You can of course use a non-stick wok, but it will cost a lot and make you lazy. If you get a proper cheapo beaten steel one you can make it non-stick by seasoning it properly, and it gets better as it gets older. And as it gets older it won’t add chewy bits of Teflon to your cooking, which is when you can tell your pricey non-stick wok is past its use by date.
However, beaten steel will not work on a flashy halogen hob, so you’ll be forced to buy a special one that will. It’ll cost you an arm and a leg, but hey ho. You need a wok.
For goodness sake don’t buy an electric one. They’re very expensive, and they never get hot enough. There’s some thermal cutoff thingy that stops it getting hot enough to smoke, and you don’t want that. In general if a wok doesn’t look as if it’s going to burst into flames any minute, it’s not hot enough.
Most big cities and towns have a Chinese or oriental supermarket these days, especially college towns. So get yourself down there and buy a beaten steel wok. If you have a gas hob, get a round bottom wok with a hob stand; if you’ve got an electric hob, pick a wok with a flat bottom.
While you’re at it, buy a couple of those split bamboo wok scrubbers. They will get sticky stuff off without ruining the seasoning.
Get on the bus and take your new wok home. Be nice to it on its final journey, because it has a hard life ahead of it.
At home, give the wok a wash in water as hot as you can bear. This will remove any machine oil that it’s been coated with to stop it rusting. Give it really good scrub, then rinse it and do it all again. And don’t forget the outside! That needs to be degreased too.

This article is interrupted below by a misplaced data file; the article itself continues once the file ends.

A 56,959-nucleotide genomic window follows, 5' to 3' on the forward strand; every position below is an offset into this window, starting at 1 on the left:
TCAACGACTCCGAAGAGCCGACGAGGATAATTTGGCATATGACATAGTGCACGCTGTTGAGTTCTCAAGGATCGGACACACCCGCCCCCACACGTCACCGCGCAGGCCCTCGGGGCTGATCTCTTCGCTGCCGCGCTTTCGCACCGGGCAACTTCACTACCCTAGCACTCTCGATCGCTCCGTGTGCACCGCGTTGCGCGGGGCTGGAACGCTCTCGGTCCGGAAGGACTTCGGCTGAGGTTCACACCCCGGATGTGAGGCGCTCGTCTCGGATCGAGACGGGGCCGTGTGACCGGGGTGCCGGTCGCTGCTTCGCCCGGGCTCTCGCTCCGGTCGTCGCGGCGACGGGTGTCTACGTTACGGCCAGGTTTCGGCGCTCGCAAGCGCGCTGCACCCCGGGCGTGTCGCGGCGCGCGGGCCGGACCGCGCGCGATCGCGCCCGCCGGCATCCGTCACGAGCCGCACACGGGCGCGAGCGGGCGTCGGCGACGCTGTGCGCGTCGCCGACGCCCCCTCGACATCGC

Right, time to wok and roll. Slice an onion. Put the wok on the hob on full heat, and leave it to heat up. It’ll start to smoke, which is mildly alarming but no cause for concern, and then it will begin to go blue at its hottest part. Keep your nerve; it’s all going to plan.
When it starts to go blue, add a couple of tablespoons of oil. Don’t use olive oil; it’ll burn, and you’ll have a devil of a job cleaning up. Groundnut oil is best, but any good quality cooking oil will suffice. Good quality eliminates Qucik’n’Dry, OK? Good quality.
Swirl the oil around the wok to cover as much of it as you can. It’s quite easy to pour the hot oil all over yourself doing this, so take care. Leave the wok on full heat and open the window.
When the wok starts to smoke (it won’t stunt its growth), hurl the onion in from a safe distance. It should hiss vigorously If it doesn’t, you’re a scaredy cat. When things have died down a bit, move the onion and oil around the wok with a spatula, trying to cover as much area as you can with hot oil. Keep the heat up, and keep things moving fast.
When the onion starts to brown, sling it out, and plunge the wok into a sinkful of plain hot water that I forgot to tell you about. There will be a lot of hissing and spitting, so be careful. Scrub the wok to remove any burnt on bits, then dry it with kitchen paper. Then repeat the whole process, but this time add a couple of tablespoons of dark soy sauce when the onion stops hissing. Stir stir stir, coating the wok. Keep things moving vigorously; that’s why it’s called stir frying. Stir frying is a full contact sport.
If you’ve been a diligent pupil, the bluing on the wok should now be replaced with a rather pleasing brown film. Keep going. Now is not the time to bottle out. Let the onion caramelise, then let it start to burn. Hence the open window.
When the onion is good and burnt, turn off the heat and let things cool down. Sling out the contents, and wash the wok gently in warm, slightly soapy water, and gently remove any sticky bits. Rinse and dry, then coat the inside of the wok with cooking oil, rubbed on gently with a piece of kitchen towel.
Voila! Good to go.